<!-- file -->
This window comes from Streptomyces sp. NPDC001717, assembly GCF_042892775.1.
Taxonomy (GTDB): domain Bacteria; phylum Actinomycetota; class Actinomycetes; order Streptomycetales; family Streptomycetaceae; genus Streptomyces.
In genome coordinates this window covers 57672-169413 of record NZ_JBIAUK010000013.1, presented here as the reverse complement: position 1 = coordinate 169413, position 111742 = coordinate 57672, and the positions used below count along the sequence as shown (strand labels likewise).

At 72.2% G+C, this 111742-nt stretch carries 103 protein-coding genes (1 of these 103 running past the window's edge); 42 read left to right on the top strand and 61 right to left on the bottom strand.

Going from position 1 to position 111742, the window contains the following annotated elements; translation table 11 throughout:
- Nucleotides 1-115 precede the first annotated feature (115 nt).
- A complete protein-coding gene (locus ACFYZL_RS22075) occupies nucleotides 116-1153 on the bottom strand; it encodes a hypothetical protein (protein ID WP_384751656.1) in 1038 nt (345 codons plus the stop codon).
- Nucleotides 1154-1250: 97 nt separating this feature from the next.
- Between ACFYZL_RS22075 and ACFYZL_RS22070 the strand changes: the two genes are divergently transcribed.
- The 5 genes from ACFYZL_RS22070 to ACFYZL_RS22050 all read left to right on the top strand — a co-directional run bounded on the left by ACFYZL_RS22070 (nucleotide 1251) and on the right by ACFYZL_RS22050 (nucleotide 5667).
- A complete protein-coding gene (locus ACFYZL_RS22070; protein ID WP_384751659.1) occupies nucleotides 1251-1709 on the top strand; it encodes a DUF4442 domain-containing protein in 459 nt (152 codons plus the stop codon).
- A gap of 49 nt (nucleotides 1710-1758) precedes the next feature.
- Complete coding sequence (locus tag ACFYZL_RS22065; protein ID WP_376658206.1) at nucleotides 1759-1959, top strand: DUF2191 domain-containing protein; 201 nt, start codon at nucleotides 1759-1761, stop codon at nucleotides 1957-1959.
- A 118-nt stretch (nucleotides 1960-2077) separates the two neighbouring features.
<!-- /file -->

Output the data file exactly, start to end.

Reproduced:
This window comes from Streptomyces sp. NPDC001717, assembly GCF_042892775.1.
Taxonomy (GTDB): domain Bacteria; phylum Actinomycetota; class Actinomycetes; order Streptomycetales; family Streptomycetaceae; genus Streptomyces.
In genome coordinates this window covers 57672-169413 of record NZ_JBIAUK010000013.1, presented here as the reverse complement: position 1 = coordinate 169413, position 111742 = coordinate 57672, and the positions used below count along the sequence as shown (strand labels likewise).

At 72.2% G+C, this 111742-nt stretch carries 103 protein-coding genes (1 of these 103 running past the window's edge); 42 read left to right on the top strand and 61 right to left on the bottom strand.

Going from position 1 to position 111742, the window contains the following annotated elements; translation table 11 throughout:
- Nucleotides 1-115 precede the first annotated feature (115 nt).
- A complete protein-coding gene (locus ACFYZL_RS22075) occupies nucleotides 116-1153 on the bottom strand; it encodes a hypothetical protein (protein ID WP_384751656.1) in 1038 nt (345 codons plus the stop codon).
- Nucleotides 1154-1250: 97 nt separating this feature from the next.
- Between ACFYZL_RS22075 and ACFYZL_RS22070 the strand changes: the two genes are divergently transcribed.
- The 5 genes from ACFYZL_RS22070 to ACFYZL_RS22050 all read left to right on the top strand — a co-directional run bounded on the left by ACFYZL_RS22070 (nucleotide 1251) and on the right by ACFYZL_RS22050 (nucleotide 5667).
- A complete protein-coding gene (locus ACFYZL_RS22070; protein ID WP_384751659.1) occupies nucleotides 1251-1709 on the top strand; it encodes a DUF4442 domain-containing protein in 459 nt (152 codons plus the stop codon).
- A gap of 49 nt (nucleotides 1710-1758) precedes the next feature.
- Complete coding sequence (locus tag ACFYZL_RS22065; protein ID WP_376658206.1) at nucleotides 1759-1959, top strand: DUF2191 domain-containing protein; 201 nt, start codon at nucleotides 1759-1761, stop codon at nucleotides 1957-1959.
- A 118-nt stretch (nucleotides 1960-2077) separates the two neighbouring features.